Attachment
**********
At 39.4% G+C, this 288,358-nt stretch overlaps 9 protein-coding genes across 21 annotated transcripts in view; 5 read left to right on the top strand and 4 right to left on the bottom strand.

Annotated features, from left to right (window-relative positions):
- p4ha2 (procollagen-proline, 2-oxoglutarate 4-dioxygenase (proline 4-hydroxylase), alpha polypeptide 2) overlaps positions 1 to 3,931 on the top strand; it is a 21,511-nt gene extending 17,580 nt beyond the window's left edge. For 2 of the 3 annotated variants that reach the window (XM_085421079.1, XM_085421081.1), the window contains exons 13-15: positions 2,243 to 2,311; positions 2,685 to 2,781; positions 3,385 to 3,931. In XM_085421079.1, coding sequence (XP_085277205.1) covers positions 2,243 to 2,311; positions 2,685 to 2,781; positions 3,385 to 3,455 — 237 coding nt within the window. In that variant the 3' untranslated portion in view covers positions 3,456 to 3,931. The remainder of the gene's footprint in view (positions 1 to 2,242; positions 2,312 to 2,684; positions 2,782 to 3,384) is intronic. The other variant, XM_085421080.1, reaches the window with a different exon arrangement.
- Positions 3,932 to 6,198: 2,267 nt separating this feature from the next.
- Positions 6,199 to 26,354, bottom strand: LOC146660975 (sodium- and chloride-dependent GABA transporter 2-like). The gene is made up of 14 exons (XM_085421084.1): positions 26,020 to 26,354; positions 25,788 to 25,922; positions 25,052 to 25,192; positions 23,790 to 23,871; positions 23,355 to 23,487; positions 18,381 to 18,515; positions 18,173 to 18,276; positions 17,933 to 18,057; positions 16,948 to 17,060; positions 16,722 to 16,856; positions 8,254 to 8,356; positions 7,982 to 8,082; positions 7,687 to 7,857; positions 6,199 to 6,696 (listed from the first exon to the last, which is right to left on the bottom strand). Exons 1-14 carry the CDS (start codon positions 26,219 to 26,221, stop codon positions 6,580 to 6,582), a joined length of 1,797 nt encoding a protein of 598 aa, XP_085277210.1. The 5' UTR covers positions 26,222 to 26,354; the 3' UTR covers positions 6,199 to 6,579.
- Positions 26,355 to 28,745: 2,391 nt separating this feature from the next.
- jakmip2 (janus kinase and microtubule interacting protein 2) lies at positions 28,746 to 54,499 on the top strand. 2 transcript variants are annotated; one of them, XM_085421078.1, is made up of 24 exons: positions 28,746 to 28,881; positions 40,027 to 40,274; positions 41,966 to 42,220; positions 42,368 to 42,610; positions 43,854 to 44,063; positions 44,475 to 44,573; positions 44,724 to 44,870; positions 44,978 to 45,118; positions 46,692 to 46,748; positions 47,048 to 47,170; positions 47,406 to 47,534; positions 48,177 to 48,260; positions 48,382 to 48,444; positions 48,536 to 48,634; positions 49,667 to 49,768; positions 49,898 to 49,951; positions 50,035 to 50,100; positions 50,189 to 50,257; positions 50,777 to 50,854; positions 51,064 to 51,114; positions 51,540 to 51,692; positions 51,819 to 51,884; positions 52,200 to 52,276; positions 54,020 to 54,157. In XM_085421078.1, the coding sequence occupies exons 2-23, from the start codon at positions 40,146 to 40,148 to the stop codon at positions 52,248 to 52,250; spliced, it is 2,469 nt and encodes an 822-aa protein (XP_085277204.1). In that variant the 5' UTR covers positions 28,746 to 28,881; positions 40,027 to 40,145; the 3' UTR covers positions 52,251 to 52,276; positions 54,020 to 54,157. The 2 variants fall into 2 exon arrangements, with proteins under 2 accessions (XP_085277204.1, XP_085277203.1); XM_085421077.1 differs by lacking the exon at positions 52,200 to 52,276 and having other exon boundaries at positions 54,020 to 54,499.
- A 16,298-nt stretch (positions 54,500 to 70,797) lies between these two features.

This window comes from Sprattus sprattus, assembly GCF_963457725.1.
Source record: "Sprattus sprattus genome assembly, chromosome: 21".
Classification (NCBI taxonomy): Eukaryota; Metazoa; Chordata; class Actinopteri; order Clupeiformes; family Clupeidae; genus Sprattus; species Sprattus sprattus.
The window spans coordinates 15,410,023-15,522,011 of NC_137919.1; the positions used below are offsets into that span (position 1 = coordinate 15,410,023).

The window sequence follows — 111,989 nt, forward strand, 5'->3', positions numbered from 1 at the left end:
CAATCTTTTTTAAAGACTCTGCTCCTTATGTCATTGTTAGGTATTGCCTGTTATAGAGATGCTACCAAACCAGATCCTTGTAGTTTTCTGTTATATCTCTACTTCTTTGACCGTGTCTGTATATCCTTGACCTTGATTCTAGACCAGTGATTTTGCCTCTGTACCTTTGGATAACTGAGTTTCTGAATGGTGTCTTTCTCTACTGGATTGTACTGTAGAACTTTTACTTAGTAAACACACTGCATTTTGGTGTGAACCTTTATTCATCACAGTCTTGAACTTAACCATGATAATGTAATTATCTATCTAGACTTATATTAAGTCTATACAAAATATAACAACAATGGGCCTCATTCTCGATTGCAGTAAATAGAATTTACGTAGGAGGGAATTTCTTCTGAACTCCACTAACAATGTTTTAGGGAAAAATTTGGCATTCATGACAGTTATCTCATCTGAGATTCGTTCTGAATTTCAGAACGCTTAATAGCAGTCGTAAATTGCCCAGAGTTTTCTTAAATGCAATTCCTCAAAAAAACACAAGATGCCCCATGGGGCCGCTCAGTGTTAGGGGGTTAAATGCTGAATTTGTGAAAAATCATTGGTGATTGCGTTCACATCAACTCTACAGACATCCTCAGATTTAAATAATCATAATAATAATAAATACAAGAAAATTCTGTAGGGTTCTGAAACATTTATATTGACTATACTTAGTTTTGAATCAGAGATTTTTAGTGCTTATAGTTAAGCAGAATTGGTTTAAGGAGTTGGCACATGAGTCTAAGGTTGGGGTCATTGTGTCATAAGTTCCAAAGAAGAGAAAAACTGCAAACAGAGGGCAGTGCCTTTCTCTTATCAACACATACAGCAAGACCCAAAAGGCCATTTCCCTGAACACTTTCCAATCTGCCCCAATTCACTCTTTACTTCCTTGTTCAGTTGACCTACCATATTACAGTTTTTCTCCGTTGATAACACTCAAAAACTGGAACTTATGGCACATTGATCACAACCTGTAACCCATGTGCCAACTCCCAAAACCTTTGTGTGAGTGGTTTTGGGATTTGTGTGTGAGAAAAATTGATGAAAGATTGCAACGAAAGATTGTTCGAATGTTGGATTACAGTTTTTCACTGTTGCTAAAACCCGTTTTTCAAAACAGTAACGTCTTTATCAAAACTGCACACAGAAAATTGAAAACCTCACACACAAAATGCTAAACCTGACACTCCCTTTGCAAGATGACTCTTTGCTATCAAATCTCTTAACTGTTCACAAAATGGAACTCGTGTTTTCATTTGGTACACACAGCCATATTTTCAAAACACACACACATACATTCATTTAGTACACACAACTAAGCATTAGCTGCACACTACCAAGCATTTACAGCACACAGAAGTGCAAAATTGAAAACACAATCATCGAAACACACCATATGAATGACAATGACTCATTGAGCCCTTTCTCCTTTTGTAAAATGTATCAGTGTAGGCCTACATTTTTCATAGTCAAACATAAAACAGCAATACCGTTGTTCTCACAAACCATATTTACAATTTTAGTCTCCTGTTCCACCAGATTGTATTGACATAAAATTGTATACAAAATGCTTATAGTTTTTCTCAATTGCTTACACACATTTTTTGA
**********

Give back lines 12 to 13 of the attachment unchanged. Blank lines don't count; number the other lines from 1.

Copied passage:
The window spans coordinates 15,410,023-15,522,011 of NC_137919.1; the positions used below are offsets into that span (position 1 = coordinate 15,410,023).

The window sequence follows — 111,989 nt, forward strand, 5'->3', positions numbered from 1 at the left end: